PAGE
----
Pitfalls for beginners and the value of convenience and hand-holding

I am soon going to try and give a Julia tutorial in my research group (cognitive neuroscience). It will be for people mostly acquainted with Matlab and R, maybe a few people with some Python experience. I’m therefore thinking a lot about angles from which to show Julia which might appeal to non-programmers. I think there’s real value in Julia for my colleagues, but at the same time I’m already building a mental model of all the pitfalls and problems that we’re going to encounter in a tutorial, and how I can have the experience not be overshadowed by them.

Personally, I’ve gotten used to many of these quirks and their workarounds, but I wonder what can be improved here. What I find especially interesting is how much the language explains itself to the user when errors appear. I would call any of such measures “hand-holding” because that’s what beginners need and it’s also what more experienced users don’t worry about.

One example (maybe not a very good one but you’ll get the gist):

When trying to redefine a struct MyStruct you get this error:

"invalid redefinition of constant MyStruct"

So for a beginner who’s poking around in the language, trying to test out a few things, does this explain what’s going on? Are we dealing with a redefinition that has invalid content? If so, why? Or is it invalid to redefine it in the first place? Why constant when I wrote struct?

A hand-holding version could be:

"""
Tried to redefine MyStruct.
Changing the definition of an existing struct is not allowed for performance reasons.
For details check http://julialang.org/some-page-with-explanations
"""

Obviously this can’t be done for all error messages, but maybe for the top problems that people struggle with when they learn the language? I can imagine that many people here feel this is unnecessarily verbose and should be obvious once you read the documentation. I’d argue that it’s exactly this kind of hand-holding that makes a language like R and the tidyverse so popular. It’s not raw performance that attracts people but the overall image that they get, the ease of use. And I’d argue any effort spent on beginners is worth it, because they turn into users or contributors. Contributors bring new packages and users bring funding eventually. (I sometimes see the argument that people who really have no skills in programming are maybe wrong here and should stick to R or Python, but that’s exactly how you get so many people trained in these competitor languages from an early level).

So I was hoping for others to chime in and list instances where basic things in the language could be made more beginner friendly. A pro can always ignore a longer error message, but if it’s too short or vague the beginner gets stuck.

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I think the biggest pitfall is assuming that you do not need to read the manual (just the manual, not the standard libs or devdocs) from beginning to end before using the language.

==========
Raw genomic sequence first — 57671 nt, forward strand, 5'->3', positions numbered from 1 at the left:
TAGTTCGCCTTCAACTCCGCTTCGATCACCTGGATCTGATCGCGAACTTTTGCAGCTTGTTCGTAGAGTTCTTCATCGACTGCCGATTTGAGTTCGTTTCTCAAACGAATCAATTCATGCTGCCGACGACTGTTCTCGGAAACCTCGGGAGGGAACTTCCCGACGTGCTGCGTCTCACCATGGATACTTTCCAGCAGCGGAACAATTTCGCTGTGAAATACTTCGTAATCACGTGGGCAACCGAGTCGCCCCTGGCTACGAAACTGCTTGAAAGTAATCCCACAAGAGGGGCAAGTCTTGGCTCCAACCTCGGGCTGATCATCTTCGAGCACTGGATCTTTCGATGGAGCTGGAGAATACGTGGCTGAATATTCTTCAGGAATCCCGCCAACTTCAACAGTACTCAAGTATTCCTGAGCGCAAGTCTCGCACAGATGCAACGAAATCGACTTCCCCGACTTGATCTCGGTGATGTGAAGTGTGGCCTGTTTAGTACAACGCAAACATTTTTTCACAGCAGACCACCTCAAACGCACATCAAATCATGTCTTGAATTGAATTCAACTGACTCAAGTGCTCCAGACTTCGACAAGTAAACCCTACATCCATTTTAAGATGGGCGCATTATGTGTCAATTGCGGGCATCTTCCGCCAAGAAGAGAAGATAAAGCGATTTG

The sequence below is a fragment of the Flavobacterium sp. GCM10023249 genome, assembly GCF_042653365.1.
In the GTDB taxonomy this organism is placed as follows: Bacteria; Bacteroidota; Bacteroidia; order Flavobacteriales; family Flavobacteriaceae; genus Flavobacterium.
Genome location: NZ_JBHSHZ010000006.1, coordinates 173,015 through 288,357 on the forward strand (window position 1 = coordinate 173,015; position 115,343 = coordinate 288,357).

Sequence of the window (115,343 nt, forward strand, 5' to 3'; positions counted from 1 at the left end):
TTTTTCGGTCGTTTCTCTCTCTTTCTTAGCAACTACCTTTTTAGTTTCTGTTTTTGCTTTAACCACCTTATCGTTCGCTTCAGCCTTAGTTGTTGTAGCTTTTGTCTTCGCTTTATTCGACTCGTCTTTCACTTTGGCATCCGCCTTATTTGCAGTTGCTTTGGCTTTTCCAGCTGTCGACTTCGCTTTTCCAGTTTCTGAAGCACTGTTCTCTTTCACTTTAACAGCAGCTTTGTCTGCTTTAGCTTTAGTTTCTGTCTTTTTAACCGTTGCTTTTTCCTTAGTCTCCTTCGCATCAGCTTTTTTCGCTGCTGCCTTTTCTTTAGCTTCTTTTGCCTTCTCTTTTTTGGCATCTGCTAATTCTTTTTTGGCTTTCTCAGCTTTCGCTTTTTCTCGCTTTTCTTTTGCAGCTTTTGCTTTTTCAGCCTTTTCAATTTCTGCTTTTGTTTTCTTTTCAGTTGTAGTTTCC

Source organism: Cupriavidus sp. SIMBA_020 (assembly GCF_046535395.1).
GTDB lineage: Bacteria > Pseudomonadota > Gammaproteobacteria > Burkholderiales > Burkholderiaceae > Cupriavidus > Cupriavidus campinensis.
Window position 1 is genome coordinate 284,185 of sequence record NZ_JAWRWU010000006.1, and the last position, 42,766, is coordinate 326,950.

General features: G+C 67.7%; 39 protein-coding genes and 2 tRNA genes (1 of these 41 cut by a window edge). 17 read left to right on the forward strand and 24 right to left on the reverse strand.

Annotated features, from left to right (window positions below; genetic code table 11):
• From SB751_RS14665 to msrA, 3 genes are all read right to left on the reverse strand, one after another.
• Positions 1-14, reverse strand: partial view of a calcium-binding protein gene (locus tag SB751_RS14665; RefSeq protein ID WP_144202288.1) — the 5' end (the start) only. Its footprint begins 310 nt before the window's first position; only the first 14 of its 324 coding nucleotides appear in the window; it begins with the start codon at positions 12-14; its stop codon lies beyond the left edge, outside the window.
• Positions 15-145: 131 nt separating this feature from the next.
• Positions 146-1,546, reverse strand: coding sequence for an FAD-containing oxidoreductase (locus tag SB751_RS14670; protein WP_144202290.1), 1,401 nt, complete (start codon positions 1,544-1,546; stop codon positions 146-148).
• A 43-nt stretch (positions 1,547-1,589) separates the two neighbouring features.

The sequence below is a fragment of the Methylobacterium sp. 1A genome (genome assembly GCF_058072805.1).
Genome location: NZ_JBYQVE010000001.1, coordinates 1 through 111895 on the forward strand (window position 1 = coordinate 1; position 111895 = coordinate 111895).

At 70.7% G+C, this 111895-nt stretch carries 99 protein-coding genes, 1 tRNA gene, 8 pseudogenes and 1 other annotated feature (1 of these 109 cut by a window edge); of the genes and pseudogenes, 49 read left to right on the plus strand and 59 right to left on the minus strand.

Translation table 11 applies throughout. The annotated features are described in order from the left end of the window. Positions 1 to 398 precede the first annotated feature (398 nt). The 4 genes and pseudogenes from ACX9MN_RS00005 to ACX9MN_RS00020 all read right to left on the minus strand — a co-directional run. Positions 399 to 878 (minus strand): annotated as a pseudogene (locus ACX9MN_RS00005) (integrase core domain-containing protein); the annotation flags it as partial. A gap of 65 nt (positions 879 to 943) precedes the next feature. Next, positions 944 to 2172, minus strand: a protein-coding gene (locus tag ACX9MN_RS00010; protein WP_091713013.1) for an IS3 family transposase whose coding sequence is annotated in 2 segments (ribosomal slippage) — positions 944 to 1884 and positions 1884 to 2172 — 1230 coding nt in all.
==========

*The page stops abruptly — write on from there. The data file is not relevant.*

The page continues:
But in fact, every new user should do this. One does not have to remember everything, just have a vague memory of something being mentioned so it can be revisited later.

Like the FAQ item that anwers this exact question.

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I think this is a great idea. Error messages are typically written by experts but read by beginners, which can make conveying the right kind of information challenging. The best way to make this happen is probably to open PRs to improve error messages as we come across them.

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Come on. If you’re going to spend your life developing julia code, why not. Otherwise, just no. I never read a single manual from beginning to end, and pretty much nobody else does this.

In this case, the error message is technically correct but very low-level and confusing to new users. @jules I feel your suggestion is too verbose and beginner-oriented, but there could be a middle ground, like “Invalid redefinition of existing struct MyStruct”. Same probably also goes for const a=1; a = 1.0. If you could make a list of error messages you find confusing and open an issue/PR with that, I think it could be very helpful!

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Just to reiterate, the specific example I gave was not that important to me, just something I came up with while thinking about the classic errors people make. So I thought, why not try to help as much as possible when errors appear. Nobody in my tutorial will read the official documentation I am sure, the same way they’ve never once read python R or Matlab documentation. All beginners do is execute other people’s scripts and maybe look up help for specific functions, and then maybe try a couple of things themselves. If too many things get in the way of that they are just likely to get frustrated. And again, I don’t think we should take that lightly as a community because resources are diverted to where the users are, even if they’re just doing “basic” stuff. I would love to get as many beginners motivated and on board as possible.